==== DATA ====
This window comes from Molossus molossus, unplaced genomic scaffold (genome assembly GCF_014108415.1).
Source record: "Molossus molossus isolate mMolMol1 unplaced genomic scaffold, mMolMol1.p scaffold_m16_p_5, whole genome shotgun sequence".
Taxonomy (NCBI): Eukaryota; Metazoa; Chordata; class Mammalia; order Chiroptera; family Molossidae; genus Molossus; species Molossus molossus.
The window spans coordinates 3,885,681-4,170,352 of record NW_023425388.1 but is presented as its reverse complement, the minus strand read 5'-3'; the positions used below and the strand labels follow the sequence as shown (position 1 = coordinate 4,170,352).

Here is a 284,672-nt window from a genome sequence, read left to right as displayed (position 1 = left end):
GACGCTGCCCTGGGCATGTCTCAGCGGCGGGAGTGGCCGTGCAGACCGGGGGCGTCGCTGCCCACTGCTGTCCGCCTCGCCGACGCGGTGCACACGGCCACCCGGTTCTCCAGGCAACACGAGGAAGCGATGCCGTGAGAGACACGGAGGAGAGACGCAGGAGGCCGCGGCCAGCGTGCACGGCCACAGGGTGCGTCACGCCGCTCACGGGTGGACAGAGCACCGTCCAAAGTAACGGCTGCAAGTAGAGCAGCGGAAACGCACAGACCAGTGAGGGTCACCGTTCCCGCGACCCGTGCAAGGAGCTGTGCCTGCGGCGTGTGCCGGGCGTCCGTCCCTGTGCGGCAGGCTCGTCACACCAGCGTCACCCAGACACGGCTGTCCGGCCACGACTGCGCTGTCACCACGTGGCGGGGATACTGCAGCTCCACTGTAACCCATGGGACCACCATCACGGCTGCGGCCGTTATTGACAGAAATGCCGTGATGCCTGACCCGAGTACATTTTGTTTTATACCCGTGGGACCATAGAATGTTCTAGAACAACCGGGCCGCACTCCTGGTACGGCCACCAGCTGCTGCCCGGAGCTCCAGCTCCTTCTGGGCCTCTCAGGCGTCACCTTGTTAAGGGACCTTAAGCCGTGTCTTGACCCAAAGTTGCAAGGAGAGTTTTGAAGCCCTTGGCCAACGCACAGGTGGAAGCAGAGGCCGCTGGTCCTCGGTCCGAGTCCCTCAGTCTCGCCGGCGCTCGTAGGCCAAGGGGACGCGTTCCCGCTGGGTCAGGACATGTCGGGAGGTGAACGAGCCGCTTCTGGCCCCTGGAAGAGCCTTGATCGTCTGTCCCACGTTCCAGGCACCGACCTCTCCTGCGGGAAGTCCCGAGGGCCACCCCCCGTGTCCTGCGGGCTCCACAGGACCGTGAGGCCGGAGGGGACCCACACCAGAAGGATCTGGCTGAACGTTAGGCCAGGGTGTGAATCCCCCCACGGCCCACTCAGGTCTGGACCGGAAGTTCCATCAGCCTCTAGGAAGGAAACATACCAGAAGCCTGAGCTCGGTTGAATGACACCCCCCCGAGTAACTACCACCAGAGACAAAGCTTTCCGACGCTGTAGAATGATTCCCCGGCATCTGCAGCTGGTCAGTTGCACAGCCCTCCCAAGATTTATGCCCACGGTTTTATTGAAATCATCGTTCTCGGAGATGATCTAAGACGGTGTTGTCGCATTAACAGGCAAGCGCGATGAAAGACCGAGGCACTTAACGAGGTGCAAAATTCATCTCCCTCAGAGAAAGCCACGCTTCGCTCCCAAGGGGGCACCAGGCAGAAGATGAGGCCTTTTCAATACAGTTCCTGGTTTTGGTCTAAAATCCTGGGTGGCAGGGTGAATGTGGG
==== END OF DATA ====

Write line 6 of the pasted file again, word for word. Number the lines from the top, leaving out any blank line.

GACGCTGCCCTGGGCATGTCTCAGCGGCGGGAGTGGCCGTGCAGACCGGGGGCGTCGCTGCCCACTGCTGTCCGCCTCGCCGACGCGGTGCACACGGCCACCCGGTTCTCCAGGCAACACGAGGAAGCGATGCCGTGAGAGACACGGAGGAGAGACGCAGGAGGCCGCGGCCAGCGTGCACGGCCACAGGGTGCGTCACGCCGCTCACGGGTGGACAGAGCACCGTCCAAAGTAACGGCTGCAAGTAGAGCAGCGGAAACGCACAGACCAGTGAGGGTCACCGTTCCCGCGACCCGTGCAAGGAGCTGTGCCTGCGGCGTGTGCCGGGCGTCCGTCCCTGTGCGGCAGGCTCGTCACACCAGCGTCACCCAGACACGGCTGTCCGGCCACGACTGCGCTGTCACCACGTGGCGGGGATACTGCAGCTCCACTGTAACCCATGGGACCACCATCACGGCTGCGGCCGTTATTGACAGAAATGCCGTGATGCCTGACCCGAGTACATTTTGTTTTATACCCGTGGGACCATAGAATGTTCTAGAACAACCGGGCCGCACTCCTGGTACGGCCACCAGCTGCTGCCCGGAGCTCCAGCTCCTTCTGGGCCTCTCAGGCGTCACCTTGTTAAGGGACCTTAAGCCGTGTCTTGACCCAAAGTTGCAAGGAGAGTTTTGAAGCCCTTGGCCAACGCACAGGTGGAAGCAGAGGCCGCTGGTCCTCGGTCCGAGTCCCTCAGTCTCGCCGGCGCTCGTAGGCCAAGGGGACGCGTTCCCGCTGGGTCAGGACATGTCGGGAGGTGAACGAGCCGCTTCTGGCCCCTGGAAGAGCCTTGATCGTCTGTCCCACGTTCCAGGCACCGACCTCTCCTGCGGGAAGTCCCGAGGGCCACCCCCCGTGTCCTGCGGGCTCCACAGGACCGTGAGGCCGGAGGGGACCCACACCAGAAGGATCTGGCTGAACGTTAGGCCAGGGTGTGAATCCCCCCACGGCCCACTCAGGTCTGGACCGGAAGTTCCATCAGCCTCTAGGAAGGAAACATACCAGAAGCCTGAGCTCGGTTGAATGACACCCCCCCGAGTAACTACCACCAGAGACAAAGCTTTCCGACGCTGTAGAATGATTCCCCGGCATCTGCAGCTGGTCAGTTGCACAGCCCTCCCAAGATTTATGCCCACGGTTTTATTGAAATCATCGTTCTCGGAGATGATCTAAGACGGTGTTGTCGCATTAACAGGCAAGCGCGATGAAAGACCGAGGCACTTAACGAGGTGCAAAATTCATCTCCCTCAGAGAAAGCCACGCTTCGCTCCCAAGGGGGCACCAGGCAGAAGATGAGGCCTTTTCAATACAGTTCCTGGTTTTGGTCTAAAATCCTGGGTGGCAGGGTGAATGTGGG